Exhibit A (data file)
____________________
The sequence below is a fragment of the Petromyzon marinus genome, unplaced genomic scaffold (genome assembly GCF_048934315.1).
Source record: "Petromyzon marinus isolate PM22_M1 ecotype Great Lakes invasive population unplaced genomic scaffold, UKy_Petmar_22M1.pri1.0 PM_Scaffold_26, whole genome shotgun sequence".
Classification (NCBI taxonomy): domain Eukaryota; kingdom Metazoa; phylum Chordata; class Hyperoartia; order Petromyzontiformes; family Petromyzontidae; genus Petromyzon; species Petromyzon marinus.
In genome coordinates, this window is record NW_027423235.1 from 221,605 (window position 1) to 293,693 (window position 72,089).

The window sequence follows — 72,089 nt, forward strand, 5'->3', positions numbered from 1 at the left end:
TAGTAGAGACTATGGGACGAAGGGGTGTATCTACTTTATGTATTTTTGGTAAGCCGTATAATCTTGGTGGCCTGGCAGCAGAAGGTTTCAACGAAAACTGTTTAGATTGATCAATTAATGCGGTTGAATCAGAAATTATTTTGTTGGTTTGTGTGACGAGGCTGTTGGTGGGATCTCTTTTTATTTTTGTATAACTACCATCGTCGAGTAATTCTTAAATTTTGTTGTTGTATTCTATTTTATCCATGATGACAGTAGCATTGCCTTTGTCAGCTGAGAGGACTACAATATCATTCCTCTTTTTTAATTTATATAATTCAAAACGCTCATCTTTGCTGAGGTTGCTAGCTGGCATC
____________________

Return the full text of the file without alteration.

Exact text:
The sequence below is a fragment of the Petromyzon marinus genome, unplaced genomic scaffold (genome assembly GCF_048934315.1).
Source record: "Petromyzon marinus isolate PM22_M1 ecotype Great Lakes invasive population unplaced genomic scaffold, UKy_Petmar_22M1.pri1.0 PM_Scaffold_26, whole genome shotgun sequence".
Classification (NCBI taxonomy): domain Eukaryota; kingdom Metazoa; phylum Chordata; class Hyperoartia; order Petromyzontiformes; family Petromyzontidae; genus Petromyzon; species Petromyzon marinus.
In genome coordinates, this window is record NW_027423235.1 from 221,605 (window position 1) to 293,693 (window position 72,089).

The window sequence follows — 72,089 nt, forward strand, 5'->3', positions numbered from 1 at the left end:
TAGTAGAGACTATGGGACGAAGGGGTGTATCTACTTTATGTATTTTTGGTAAGCCGTATAATCTTGGTGGCCTGGCAGCAGAAGGTTTCAACGAAAACTGTTTAGATTGATCAATTAATGCGGTTGAATCAGAAATTATTTTGTTGGTTTGTGTGACGAGGCTGTTGGTGGGATCTCTTTTTATTTTTGTATAACTACCATCGTCGAGTAATTCTTAAATTTTGTTGTTGTATTCTATTTTATCCATGATGACAGTAGCATTGCCTTTGTCAGCTGAGAGGACTACAATATCATTCCTCTTTTTTAATTTATATAATTCAAAACGCTCATCTTTGCTGAGGTTGCTAGCTGGCATC